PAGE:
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Open letter to Avaya management: Don't sell the networking business – Network World

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The fate of Avaya has finally been determined. It’s not being broken up, shut down or having parts stripped off it in a fire sale. Instead, Avaya filed for Chapter 11 bankruptcy to help shed the $6 billion debt load that is weighing the company down.

The question for the company now is what happens next? Obviously the business will be restructured. I believe the management team will keep the call center and UC businesses intact, as they go together like “rama lama lama ka dinga da dinga dong.” But what happens to the networking business? Post restructuring the networking division might be a more attractive asset to buy because many of the things weighing it down, such as pensions and debt, won’t be an issue. Avaya could sell it, then use the money to make an acquisition that could bolster its UC and CC business.

Right now, I believe the odds are 75/25 that it sells the networking division, but I urge Avaya management to look at networking as its best catalyst for growth. Avaya plays in three major categories: contact center, unified communications and networking. A quick look at numbers from Synergy Research shows Avaya as the current market leader with about 20 percent share. Gaining share in contact center will be a challenge, so it’s likely to grow at market rate.

synergy research uc market tracker

 Enterprise voice, one of the largest segments of UC and Avaya’s entry point, shows Cisco as the dominant share leader with Avaya as a strong number 2. Cisco is unlikely to cede share, and Microsoft is coming on strong, so again in this market, Avaya’s share is likely to remain flat or possibly decline as Microsoft ramps up its voice business.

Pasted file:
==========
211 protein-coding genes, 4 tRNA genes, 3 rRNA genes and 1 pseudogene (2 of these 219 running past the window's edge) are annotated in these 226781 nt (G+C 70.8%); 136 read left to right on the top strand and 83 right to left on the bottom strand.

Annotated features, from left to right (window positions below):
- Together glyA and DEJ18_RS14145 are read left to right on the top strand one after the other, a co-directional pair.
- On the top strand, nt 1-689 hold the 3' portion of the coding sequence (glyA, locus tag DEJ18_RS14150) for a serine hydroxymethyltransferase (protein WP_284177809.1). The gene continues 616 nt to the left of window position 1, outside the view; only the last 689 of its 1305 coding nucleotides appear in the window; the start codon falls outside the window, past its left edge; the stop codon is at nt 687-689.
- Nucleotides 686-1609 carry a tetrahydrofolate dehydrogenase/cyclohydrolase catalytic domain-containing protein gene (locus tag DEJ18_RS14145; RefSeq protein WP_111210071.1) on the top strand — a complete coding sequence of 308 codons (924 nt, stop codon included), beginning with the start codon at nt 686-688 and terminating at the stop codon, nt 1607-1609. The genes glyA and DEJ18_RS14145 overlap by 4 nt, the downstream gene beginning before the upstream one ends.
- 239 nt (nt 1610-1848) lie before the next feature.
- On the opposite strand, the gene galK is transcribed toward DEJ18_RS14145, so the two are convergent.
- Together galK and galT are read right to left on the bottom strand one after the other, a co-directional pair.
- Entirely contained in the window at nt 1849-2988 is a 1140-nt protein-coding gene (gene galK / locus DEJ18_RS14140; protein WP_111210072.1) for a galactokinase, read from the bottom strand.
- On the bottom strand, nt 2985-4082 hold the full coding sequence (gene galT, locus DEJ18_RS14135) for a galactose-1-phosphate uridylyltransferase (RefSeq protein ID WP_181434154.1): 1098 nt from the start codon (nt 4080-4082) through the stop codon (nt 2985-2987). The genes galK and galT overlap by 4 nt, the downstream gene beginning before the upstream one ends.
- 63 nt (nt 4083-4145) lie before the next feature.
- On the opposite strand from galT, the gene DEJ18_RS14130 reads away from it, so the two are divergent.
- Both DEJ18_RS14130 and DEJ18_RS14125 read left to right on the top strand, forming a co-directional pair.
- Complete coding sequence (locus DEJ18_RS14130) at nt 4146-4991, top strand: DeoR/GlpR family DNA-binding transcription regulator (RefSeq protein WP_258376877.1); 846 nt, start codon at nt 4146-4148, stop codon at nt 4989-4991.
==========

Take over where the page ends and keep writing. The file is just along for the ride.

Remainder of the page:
synergy research enterprise voice

Avaya’s position in the broader UC market includes many applications, but it isn’t nearly as strong as it is in voice. Gaining share there will require significant investment in new products. This will be a knife fight for years to come, and the challenge for Avaya is that there is not just one, but two dominant vendors. 

However, the Ethernet Switch market shows a bit of a different story. 

synergy research ethernet switching

 The market is massive, about $24 billion at the end of 2016. Cisco is the big dog with about $15 billion in revenue, and HP is a distant number two with $2.5 billion. If you combine the two, and assume taking share from the respective vendors is difficult, that still leaves $6.5 billion in share to go after with no other billion-dollar vendor. As I pointed out earlier, Avaya has a differentiated solution that can win deals now. 

I believe the product is strong enough that it could take share from HP and possibly Cisco. But the buying dynamics around Cisco are unique, so for the sake of argument, I’ll assume Avaya’s TAM is 10 percent of Cisco + 25 percent of HP + the rest of the field, leaving a market opportunity of $8.6 billion. Its run rate right now is generously $300 million, so if Avaya captured only 10 percent of its total, TAM would almost triple the business. Execute well, and maybe it can push a billion dollars. 

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